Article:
Nightwing #147 Review
Nightwing #147 review by Armeka Jackson
Written by Peter J. Tomasi
Art by Don Kramer
After the conclusion of the Infinite Crisis back in 2005, Nightwing had been on a bumpy ride in his solo book. He was taken to new lows with writer Bruce Jones, in a story that concluded with fellow ex-Robin Jason Todd turning into some sort of octopus creature that devoured gangsters. The story was such a flop that even Marv Wolfman, the creator of Nightwing, could not resuscitate the character, even with a good follow-up story about Grayson's past. Peter Tomasi has been the headwriter of Nightwing for about six months now, and in that time, he's given the book quality that Dick Grayson deserves. His last story was a great introduction to what Tomasi had planned for the character, and his follow-up looks to continue the great work he has done with Black Adam, the GL Corps, and the Martian Manhunter's funeral.
The Great Leap begins much like his last one did, with Grayson skydiving right when Harvey Dent shines Nightwing's unofficial logo in the NYC sky. The highlight of the book is a scene and coversation between Grayson and Dent that elevates the book from good to great. It reminds us that Tomasi is not afraid to bring in some Batman A-Listers into Dick Grayson's world. The back-and forth between Dent and Grayson gives us a brief glimpse into the brilliant character, or characters, that is Two-Face. Don Kramer's interpretation of Dent stays interestingly close to his portrayal in this summer's The Dark Knight, down to the half-burned suit. Even better, we see a few flashbacks of Chuck Dixon's Robin: Year One, where Dick's first encounter with Two-Face left him beaten to a pulp and Robin's crimefighting career almost over before it really began. (DC has just re-released this formerly out-of-print story). You can really feel Dick Grayson's hatred for Harvey Dent, and his reluctance to strike a deal with him that involves Nightwing saving the life of a fellow DA from Dent's past.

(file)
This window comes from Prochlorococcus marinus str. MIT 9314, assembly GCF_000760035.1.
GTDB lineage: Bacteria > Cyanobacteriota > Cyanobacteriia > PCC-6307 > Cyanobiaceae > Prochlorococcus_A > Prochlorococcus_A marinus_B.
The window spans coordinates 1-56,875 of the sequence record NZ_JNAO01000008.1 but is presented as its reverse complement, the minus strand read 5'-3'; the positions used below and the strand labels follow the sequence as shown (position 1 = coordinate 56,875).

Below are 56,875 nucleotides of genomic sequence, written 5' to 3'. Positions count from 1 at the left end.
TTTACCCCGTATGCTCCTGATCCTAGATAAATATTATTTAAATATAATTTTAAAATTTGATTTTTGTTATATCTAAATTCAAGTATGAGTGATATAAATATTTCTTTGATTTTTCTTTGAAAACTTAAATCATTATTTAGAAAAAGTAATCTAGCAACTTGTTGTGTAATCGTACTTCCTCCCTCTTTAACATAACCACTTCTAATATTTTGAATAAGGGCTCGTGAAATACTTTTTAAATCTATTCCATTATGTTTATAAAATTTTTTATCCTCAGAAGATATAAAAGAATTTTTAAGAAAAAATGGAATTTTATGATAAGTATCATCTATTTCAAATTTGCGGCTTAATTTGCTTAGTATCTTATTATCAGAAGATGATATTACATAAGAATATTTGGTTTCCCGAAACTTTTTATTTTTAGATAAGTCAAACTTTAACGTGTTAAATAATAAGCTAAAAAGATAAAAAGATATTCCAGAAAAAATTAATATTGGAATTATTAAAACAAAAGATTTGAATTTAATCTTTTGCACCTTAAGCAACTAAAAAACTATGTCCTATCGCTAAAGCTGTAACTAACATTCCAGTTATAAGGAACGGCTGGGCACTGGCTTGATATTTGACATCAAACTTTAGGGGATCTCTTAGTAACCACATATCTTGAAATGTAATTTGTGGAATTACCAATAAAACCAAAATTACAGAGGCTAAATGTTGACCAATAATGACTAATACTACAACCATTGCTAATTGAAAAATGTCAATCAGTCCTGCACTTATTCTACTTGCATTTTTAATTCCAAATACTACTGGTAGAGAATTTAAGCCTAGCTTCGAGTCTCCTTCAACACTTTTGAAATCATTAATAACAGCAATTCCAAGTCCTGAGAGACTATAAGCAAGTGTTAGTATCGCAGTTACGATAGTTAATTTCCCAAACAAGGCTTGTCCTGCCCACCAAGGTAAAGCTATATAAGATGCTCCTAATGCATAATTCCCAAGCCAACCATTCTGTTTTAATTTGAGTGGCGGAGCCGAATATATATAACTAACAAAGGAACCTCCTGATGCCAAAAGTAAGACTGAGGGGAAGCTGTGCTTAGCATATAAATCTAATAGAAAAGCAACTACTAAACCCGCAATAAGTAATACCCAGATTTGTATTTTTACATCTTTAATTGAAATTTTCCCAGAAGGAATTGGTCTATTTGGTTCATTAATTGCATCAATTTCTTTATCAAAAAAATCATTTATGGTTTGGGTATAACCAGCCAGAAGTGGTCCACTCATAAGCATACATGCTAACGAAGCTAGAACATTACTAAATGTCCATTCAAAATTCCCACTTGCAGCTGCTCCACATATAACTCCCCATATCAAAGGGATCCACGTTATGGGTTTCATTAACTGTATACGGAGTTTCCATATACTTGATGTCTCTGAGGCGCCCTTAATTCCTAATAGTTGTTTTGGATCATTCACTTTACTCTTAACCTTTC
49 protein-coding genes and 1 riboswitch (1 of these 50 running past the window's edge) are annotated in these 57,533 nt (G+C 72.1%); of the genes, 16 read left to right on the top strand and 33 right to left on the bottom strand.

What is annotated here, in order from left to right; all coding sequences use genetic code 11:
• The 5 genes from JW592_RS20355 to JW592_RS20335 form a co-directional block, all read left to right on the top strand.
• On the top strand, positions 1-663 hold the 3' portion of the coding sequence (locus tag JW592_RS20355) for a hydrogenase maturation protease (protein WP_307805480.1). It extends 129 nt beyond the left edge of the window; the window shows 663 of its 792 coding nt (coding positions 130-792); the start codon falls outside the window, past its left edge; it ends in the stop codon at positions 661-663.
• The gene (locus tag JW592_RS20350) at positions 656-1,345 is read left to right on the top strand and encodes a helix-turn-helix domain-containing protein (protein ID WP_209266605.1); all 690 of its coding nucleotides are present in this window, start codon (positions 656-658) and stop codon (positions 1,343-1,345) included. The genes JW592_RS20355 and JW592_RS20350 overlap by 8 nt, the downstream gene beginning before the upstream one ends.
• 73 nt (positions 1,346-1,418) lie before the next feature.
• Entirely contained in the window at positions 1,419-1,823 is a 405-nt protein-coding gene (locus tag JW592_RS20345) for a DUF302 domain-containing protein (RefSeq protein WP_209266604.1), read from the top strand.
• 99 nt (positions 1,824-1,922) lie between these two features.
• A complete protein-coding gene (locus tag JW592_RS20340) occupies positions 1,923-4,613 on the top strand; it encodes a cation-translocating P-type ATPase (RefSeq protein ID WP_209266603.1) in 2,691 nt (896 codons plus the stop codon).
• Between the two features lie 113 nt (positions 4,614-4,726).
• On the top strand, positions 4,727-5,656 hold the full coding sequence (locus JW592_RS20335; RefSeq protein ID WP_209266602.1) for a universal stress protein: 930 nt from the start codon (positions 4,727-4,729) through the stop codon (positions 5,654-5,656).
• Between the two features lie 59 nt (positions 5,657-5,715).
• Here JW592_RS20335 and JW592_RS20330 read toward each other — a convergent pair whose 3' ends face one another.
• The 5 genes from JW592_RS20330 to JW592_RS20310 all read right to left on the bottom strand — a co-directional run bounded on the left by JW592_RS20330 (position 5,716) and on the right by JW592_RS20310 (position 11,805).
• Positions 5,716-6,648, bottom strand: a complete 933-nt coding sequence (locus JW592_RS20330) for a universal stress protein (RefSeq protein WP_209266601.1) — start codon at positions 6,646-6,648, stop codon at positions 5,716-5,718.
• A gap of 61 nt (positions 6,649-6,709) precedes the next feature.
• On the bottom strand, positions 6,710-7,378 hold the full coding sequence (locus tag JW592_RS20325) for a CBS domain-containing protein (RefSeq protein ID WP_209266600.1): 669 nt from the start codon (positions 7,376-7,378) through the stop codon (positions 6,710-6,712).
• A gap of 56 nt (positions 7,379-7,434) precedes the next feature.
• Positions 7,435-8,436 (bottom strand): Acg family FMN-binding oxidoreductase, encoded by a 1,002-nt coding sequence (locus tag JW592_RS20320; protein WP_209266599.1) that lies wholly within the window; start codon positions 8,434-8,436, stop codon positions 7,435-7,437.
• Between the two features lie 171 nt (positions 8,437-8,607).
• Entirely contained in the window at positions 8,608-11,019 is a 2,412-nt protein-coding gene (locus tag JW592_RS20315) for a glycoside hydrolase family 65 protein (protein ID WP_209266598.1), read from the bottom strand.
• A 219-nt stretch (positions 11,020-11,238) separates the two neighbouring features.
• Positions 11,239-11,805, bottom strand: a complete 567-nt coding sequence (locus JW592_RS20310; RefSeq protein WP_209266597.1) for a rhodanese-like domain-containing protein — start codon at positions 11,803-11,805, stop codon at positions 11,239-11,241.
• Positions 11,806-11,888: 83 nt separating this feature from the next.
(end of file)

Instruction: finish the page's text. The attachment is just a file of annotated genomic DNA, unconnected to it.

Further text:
I have failed to say that this storyline is, strangely enough, a Batman R.I.P. tie-in. It seems that the word ‘tie-in' is synonymous among comic book readers with ‘subpar story that you won't understand unless you're reading the main story'. Luckily, Tomasi knows better than to even attempt to connect anything from Morrison's genius, but convoluted Batfest into what is already the start of a fine Nightwing story. Batman's saga in his own book is only referenced in one line of this issue that will only be caught by devoted readers of R.I.P. Tomasi is no stranger to tie-ins to a major comic book event, however. His work on Green Lantern Corps was more crucial to Geoff Johns's epic Sinestro Corps than this storyline is to Batman R.I.P. The cliffhanger at the end of the issue may or may not lead to further connections to Batman R.I.P.
The Nightwing/Two-Face stand-off sets the bar so high for the rest of the book, that it's almost impossible for the rest of the book to catch up. Luckily, this is not a critique on the rest of the story. It's hard-hitting life-saving hero fare, wouldn't expect anything less from a Nightwing book. It's just that the opening scene is so good that it's hard to not look forward to Dent's next appearance in the story.